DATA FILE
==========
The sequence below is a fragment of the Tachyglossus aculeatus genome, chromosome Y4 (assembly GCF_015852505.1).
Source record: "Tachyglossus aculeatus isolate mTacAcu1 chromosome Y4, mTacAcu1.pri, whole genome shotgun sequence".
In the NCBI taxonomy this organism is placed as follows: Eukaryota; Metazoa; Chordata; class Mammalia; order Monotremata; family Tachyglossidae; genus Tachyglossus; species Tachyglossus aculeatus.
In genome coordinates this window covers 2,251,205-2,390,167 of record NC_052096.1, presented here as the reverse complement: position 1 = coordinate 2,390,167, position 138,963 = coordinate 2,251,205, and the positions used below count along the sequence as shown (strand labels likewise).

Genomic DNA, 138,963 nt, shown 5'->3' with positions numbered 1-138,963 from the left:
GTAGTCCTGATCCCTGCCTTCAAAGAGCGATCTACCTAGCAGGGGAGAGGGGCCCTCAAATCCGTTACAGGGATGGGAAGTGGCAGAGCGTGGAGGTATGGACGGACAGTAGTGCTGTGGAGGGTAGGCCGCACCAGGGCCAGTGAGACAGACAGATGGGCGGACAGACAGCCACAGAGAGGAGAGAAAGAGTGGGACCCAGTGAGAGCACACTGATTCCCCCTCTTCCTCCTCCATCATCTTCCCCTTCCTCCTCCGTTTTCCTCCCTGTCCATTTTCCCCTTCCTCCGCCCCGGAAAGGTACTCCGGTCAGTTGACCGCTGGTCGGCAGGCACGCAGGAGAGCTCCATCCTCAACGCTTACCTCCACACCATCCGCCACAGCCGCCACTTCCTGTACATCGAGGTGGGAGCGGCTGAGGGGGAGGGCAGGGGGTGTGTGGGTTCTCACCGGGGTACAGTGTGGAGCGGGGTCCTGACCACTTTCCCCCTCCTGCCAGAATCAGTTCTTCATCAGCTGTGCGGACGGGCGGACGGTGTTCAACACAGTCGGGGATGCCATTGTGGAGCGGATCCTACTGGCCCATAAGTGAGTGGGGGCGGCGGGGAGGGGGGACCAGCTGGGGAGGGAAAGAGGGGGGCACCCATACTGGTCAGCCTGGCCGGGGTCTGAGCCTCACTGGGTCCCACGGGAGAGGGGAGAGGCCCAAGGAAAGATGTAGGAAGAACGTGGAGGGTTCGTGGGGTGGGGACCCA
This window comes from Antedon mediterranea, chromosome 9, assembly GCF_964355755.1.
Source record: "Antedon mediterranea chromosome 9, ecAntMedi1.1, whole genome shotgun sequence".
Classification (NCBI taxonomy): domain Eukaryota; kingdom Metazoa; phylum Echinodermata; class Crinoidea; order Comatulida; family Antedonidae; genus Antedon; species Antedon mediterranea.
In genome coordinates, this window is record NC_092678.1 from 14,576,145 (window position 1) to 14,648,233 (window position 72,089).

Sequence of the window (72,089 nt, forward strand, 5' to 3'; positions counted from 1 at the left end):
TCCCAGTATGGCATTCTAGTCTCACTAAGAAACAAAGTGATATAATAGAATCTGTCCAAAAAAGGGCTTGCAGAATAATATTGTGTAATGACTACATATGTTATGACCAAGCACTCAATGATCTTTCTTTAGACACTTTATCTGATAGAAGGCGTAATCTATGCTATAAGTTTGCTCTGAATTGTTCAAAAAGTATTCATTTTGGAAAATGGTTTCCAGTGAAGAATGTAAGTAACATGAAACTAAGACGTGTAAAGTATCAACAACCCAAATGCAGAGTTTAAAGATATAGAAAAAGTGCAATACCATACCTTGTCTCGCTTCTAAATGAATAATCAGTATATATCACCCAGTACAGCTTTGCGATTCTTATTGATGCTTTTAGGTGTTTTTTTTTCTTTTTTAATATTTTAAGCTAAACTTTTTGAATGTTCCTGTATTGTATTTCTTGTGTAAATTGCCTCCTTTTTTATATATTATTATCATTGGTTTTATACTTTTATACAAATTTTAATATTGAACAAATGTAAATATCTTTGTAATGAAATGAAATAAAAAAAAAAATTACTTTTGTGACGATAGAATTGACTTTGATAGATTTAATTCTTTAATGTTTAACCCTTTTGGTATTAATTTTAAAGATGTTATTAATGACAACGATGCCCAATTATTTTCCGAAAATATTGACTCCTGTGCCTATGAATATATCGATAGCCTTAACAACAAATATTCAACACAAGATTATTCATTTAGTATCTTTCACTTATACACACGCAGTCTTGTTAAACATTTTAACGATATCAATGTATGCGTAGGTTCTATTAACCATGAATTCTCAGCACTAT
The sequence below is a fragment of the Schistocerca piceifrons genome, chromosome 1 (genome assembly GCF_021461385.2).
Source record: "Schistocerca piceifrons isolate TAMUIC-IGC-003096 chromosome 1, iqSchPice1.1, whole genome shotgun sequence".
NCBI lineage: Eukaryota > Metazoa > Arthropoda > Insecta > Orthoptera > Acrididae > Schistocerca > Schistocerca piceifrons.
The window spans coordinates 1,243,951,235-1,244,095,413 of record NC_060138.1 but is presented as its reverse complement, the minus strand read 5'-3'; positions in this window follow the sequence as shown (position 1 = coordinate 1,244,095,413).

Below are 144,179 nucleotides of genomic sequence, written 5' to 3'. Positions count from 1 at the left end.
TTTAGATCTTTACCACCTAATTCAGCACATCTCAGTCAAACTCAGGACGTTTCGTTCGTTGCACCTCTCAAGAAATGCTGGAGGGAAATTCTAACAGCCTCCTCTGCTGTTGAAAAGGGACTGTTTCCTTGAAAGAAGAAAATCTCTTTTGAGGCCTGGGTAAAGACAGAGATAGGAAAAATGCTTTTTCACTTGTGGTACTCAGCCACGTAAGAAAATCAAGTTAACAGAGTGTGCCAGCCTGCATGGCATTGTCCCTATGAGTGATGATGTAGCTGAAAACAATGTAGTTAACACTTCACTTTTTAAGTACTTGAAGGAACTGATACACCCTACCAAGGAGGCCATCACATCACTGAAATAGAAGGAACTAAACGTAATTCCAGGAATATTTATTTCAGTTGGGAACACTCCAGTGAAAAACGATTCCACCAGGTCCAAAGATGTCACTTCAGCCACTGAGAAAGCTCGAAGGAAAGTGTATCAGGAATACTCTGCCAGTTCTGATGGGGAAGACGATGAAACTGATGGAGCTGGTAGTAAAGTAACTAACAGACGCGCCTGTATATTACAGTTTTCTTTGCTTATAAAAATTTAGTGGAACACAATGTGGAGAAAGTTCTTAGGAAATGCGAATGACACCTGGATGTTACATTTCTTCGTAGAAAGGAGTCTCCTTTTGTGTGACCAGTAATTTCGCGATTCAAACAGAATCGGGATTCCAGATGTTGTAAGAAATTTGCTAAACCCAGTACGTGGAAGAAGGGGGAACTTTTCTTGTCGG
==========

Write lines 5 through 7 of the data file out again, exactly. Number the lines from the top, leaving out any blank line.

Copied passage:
Genomic DNA, 138,963 nt, shown 5'->3' with positions numbered 1-138,963 from the left:
GTAGTCCTGATCCCTGCCTTCAAAGAGCGATCTACCTAGCAGGGGAGAGGGGCCCTCAAATCCGTTACAGGGATGGGAAGTGGCAGAGCGTGGAGGTATGGACGGACAGTAGTGCTGTGGAGGGTAGGCCGCACCAGGGCCAGTGAGACAGACAGATGGGCGGACAGACAGCCACAGAGAGGAGAGAAAGAGTGGGACCCAGTGAGAGCACACTGATTCCCCCTCTTCCTCCTCCATCATCTTCCCCTTCCTCCTCCGTTTTCCTCCCTGTCCATTTTCCCCTTCCTCCGCCCCGGAAAGGTACTCCGGTCAGTTGACCGCTGGTCGGCAGGCACGCAGGAGAGCTCCATCCTCAACGCTTACCTCCACACCATCCGCCACAGCCGCCACTTCCTGTACATCGAGGTGGGAGCGGCTGAGGGGGAGGGCAGGGGGTGTGTGGGTTCTCACCGGGGTACAGTGTGGAGCGGGGTCCTGACCACTTTCCCCCTCCTGCCAGAATCAGTTCTTCATCAGCTGTGCGGACGGGCGGACGGTGTTCAACACAGTCGGGGATGCCATTGTGGAGCGGATCCTACTGGCCCATAAGTGAGTGGGGGCGGCGGGGAGGGGGGACCAGCTGGGGAGGGAAAGAGGGGGGCACCCATACTGGTCAGCCTGGCCGGGGTCTGAGCCTCACTGGGTCCCACGGGAGAGGGGAGAGGCCCAAGGAAAGATGTAGGAAGAACGTGGAGGGTTCGTGGGGTGGGGACCCA
This window comes from Antedon mediterranea, chromosome 9, assembly GCF_964355755.1.